9. At McDonald’s you get to meet people of all ages, ranging from seniors who are getting their 50-cent coffees to children in the playground.



8. Switching shifts is not taken personally, the way switching advisors is — when really both are the same thing, trying to find a better fit between your needs and the needs of the program or franchise. 



7. No line worker at McDonald’s ever pretends that their work has more social significance than it really does. 



6. At McDonald’s there is a minimum wage.

5. In a few states, McDonald’s is actually required to pay you a living wage. 
 


4. Federal law requires McDonald’s to pay you for every hour you work. If they made you take work home and did not pay you, they would be in hot water. 



3. At McDonald’s there’s no need to wait for the year’s budget to get something, if a national commercial takes off and your franchise succeeds, maybe you can get a raise before your four month period is up.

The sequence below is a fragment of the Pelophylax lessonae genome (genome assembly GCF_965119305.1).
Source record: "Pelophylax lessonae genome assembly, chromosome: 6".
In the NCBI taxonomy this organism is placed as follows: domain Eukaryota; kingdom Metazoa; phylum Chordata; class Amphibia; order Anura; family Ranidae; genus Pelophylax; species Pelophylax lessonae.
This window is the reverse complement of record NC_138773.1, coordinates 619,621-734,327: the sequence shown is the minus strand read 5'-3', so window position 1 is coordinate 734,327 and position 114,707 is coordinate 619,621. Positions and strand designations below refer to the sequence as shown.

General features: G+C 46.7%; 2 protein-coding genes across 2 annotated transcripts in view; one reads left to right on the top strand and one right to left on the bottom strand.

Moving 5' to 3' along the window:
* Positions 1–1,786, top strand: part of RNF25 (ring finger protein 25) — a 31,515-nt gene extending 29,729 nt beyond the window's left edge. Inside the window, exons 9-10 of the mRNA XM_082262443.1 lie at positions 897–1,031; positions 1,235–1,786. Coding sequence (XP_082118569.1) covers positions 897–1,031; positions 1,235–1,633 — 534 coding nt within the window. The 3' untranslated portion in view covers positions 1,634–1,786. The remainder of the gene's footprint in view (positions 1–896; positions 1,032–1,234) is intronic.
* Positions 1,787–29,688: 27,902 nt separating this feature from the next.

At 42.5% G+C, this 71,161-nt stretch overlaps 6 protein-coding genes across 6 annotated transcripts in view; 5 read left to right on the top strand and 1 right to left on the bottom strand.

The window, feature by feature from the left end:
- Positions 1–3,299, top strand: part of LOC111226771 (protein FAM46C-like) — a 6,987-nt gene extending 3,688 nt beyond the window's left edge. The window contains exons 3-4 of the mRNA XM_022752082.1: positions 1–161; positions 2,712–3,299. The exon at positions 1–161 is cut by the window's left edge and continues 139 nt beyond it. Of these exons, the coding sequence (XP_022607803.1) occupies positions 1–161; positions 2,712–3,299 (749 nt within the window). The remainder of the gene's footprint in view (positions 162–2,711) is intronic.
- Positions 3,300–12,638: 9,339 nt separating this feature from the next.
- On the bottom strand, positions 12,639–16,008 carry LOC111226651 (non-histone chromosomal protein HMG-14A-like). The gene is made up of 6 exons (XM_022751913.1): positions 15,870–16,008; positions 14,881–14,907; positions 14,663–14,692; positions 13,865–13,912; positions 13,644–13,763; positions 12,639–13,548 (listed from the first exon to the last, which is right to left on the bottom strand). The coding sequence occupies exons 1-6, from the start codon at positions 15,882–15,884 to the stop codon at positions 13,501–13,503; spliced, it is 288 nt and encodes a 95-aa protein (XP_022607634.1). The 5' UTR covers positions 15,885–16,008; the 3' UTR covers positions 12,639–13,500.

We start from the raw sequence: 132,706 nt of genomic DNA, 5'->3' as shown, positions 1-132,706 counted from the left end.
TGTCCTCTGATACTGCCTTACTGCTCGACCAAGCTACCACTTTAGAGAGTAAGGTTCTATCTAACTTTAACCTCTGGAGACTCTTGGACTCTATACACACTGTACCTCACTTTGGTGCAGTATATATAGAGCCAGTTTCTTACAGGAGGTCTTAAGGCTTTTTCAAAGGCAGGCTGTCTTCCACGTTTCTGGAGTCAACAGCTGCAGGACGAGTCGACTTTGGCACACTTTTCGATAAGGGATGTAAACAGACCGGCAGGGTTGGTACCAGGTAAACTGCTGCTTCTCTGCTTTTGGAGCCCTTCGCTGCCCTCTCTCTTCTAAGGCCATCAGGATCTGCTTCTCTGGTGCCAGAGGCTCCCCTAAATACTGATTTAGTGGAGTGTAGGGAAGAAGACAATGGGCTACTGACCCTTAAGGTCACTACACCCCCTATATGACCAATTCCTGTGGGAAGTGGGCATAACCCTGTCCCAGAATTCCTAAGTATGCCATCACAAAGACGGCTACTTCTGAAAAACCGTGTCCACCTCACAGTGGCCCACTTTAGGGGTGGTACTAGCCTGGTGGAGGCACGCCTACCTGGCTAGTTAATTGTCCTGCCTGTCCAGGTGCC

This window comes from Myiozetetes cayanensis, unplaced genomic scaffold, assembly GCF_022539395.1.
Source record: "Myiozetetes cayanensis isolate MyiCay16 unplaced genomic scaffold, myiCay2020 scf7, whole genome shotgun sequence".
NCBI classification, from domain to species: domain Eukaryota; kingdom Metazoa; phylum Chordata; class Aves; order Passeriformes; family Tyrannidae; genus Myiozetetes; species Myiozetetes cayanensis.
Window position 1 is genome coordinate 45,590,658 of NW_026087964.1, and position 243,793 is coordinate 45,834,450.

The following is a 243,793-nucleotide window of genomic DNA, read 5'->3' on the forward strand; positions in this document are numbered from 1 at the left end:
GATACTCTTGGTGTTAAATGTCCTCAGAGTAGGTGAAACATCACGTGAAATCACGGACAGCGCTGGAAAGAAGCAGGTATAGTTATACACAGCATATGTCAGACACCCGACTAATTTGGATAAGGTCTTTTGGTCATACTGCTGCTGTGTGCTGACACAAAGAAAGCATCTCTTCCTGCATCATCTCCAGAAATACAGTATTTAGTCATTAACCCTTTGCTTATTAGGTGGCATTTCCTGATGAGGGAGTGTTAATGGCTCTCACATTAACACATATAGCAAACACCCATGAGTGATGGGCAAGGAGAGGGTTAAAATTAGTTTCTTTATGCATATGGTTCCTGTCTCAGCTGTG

2. No one walks up to you and says, “You are so lucky to take summers off’,” when you really can’t.
 


1. There is a real distinction between on the job and off the job. Once quitting time comes, you are truly done.

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  1. Mistinguette Smith says:

    This article is funny … if you have lots of educational privilege. But it’s ultimately an insult to people whose livleihood is earned in low-wage service industry jobs. I’d like Class Action to consider taking it down.

    I’m someone who worked low-wage entry level jobs until I was 35. Then I went to college and grad school. I understand the difference between the two.

    Graduate school is hard, but it’s temporary. It’s intellectually stimulating and (outside of your program) highly socially esteemed. It offers a few years of drudgery in exchange for the possibility of a lifetime of meaningful and challenging work. No one can say that about working the fry machine.

    Grad students bemoan their long hours of dull work on the way to their PhD because they’re sure they are worth more than this. People who work at McDonalds bemoan their long hours of dull work because their futures look just like their pasts, and nobody will ever care what they’re worth.